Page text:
- Christmas Comes Early for Organized Labor: Obama Board Continues Fulfilling Union Wish List
- December 27, 2010 | Authors: Keith E. Eastland; Peter J. Kok
- Law Firm: Miller Johnson - Grand Rapids Office
The National Labor Relations Board (the Board) just proposed an administrative rule that would require private employers to post notices informing employees of their rights under the National Labor Relations Act (NLRA), including the right to unionize. The Obama Board claims this new rule is necessary because the persistent decline in union membership has deprived employees of an important source of information on their rights, acceding yet again to the interests of organized labor.
What Would the Rule Mean for Employers?
The proposed rule, if enacted, would impact nearly every private employer in the country. It would require employers to post a Board-supplied notice in “conspicuous places, including all places where notices to employees are customarily posted.” The notice would contain information describing employee rights to organize and set forth detailed examples of activities that, in the Board’s view, violate federal labor law. The notice would also include information on how employees can file unfair labor practice charges against their employers. Here is a quick summary of the newly proposed rule and remedies:
The rule would require employers to post the notice on internal websites or through email if the employer “customarily” uses those methods to communicate with its employees.
The rule would make failure to post the notice an unfair labor practice.
If an employer fails to comply with the posting requirement, the rule would suspend the NLRA’s six-month statute of limitations for all unfair labor practice charges until the notice is posted.
Finally, a “knowing” failure to post the notice would constitute evidence of an unlawful, anti-union motive in any unfair labor practice actions against the employer.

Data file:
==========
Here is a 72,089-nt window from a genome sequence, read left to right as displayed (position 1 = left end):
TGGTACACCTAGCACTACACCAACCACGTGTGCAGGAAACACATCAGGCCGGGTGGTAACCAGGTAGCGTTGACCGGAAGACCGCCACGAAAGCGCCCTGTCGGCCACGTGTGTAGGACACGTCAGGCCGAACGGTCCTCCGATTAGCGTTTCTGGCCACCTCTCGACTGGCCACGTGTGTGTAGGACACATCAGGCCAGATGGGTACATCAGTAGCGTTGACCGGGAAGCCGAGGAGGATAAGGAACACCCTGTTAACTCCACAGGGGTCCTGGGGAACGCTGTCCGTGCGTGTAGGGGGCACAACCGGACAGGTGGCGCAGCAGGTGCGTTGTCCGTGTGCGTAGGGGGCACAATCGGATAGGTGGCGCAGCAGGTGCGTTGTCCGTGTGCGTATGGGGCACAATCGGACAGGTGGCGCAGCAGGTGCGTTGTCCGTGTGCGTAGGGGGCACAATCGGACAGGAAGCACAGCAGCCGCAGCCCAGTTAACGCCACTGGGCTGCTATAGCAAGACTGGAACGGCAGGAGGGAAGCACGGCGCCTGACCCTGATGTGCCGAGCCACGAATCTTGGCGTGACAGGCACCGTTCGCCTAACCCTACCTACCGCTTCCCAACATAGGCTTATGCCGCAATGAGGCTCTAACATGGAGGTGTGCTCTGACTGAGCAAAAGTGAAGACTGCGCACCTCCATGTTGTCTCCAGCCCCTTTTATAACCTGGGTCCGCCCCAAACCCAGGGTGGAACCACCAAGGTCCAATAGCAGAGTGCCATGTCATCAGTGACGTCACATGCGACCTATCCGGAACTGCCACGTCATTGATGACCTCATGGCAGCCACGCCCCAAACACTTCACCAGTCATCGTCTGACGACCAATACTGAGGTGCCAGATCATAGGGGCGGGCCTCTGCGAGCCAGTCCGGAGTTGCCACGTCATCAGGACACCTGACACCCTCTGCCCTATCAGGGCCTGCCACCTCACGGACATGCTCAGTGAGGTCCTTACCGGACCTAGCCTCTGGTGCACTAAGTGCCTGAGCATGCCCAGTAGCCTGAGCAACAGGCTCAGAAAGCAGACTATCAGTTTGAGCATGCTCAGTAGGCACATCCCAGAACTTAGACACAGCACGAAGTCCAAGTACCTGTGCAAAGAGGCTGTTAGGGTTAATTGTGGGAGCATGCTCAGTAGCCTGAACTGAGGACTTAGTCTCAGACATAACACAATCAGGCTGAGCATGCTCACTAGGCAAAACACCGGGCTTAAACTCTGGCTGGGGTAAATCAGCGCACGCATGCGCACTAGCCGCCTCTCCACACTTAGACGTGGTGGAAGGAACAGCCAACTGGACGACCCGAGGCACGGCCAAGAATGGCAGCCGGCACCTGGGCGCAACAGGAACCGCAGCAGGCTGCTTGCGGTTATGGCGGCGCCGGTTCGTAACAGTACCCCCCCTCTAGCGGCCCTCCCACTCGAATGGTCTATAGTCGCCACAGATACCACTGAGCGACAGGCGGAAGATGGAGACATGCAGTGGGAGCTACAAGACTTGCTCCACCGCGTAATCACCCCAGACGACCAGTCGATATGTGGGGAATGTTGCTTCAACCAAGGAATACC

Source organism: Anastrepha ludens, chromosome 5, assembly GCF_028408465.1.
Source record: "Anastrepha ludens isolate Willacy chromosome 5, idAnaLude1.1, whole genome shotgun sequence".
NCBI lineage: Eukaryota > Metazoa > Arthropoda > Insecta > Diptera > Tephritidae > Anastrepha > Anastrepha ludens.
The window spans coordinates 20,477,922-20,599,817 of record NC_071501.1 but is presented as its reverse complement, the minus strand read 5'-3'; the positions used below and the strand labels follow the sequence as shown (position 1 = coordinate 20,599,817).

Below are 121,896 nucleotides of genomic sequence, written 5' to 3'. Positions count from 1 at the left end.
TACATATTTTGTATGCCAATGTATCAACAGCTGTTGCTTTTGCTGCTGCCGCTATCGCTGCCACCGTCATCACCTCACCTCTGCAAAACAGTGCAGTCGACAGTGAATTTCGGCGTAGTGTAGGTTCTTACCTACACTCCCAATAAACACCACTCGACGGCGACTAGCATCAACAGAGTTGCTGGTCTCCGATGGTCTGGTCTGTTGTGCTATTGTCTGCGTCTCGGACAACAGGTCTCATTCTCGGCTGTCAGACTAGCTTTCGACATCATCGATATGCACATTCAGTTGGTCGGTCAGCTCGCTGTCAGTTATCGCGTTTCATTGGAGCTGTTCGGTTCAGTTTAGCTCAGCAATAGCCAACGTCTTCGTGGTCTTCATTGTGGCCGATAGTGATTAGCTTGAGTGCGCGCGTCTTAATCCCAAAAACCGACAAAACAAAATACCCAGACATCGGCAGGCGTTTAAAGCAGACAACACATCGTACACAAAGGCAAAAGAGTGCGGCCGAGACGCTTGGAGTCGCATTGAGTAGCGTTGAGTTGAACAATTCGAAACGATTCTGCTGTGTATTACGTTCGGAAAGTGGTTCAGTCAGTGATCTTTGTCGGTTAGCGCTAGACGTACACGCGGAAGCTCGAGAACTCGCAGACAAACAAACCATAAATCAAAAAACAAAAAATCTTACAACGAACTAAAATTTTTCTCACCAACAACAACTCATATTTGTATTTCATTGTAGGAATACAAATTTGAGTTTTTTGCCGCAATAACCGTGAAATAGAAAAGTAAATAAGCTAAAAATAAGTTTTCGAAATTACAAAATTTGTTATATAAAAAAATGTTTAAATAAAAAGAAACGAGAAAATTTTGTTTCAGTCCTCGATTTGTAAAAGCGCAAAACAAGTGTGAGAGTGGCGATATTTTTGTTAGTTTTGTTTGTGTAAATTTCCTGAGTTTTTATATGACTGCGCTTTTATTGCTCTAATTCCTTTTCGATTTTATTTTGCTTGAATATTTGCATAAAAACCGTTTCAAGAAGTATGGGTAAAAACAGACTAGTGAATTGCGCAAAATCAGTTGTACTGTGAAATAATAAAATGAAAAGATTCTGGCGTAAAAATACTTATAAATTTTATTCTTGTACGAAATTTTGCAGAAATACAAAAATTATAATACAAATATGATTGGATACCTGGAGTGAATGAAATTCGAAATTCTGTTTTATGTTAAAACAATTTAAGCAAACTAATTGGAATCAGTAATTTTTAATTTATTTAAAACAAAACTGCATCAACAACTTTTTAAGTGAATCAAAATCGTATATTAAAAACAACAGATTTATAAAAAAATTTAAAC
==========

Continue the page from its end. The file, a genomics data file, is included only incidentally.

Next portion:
Predictably, the rule does not require employers to inform unionized employees of their constitutional right to refuse to pay union dues and fees for any purpose other than collective bargaining, contract administration, or grievance adjustment.
Is the Board Exceeding its Authority?
The proposed rule is troubling given its patently pro-labor bent. It also likely exceeds the scope of the Board’s rulemaking authority. Indeed, the Board’s lone Republican member, Brian Hayes, refused to support the proposed rule on this basis. In his dissenting view, he expressed serious concern about the Board’s statutory authority to enact this rule. For example, unlike other laws referenced by the Board in support of the proposed rule, the NLRA does not expressly require the posting of individual rights notices. The new rule also attempts to unilaterally abrogate the NLRA’s six-month statute of limitations set by Congress.
What Can Employers Do?
Because this is still a proposed rule, the Board must accept public comments for sixty days. The Board must also respond to all comments before it can enact a final rule. Employers and associations concerned about the proposed rule’s ramifications should submit their concerns and opposition to the Board in writing. Such comments can be submitted to the NLRB by mail or through the www.regulations.gov website.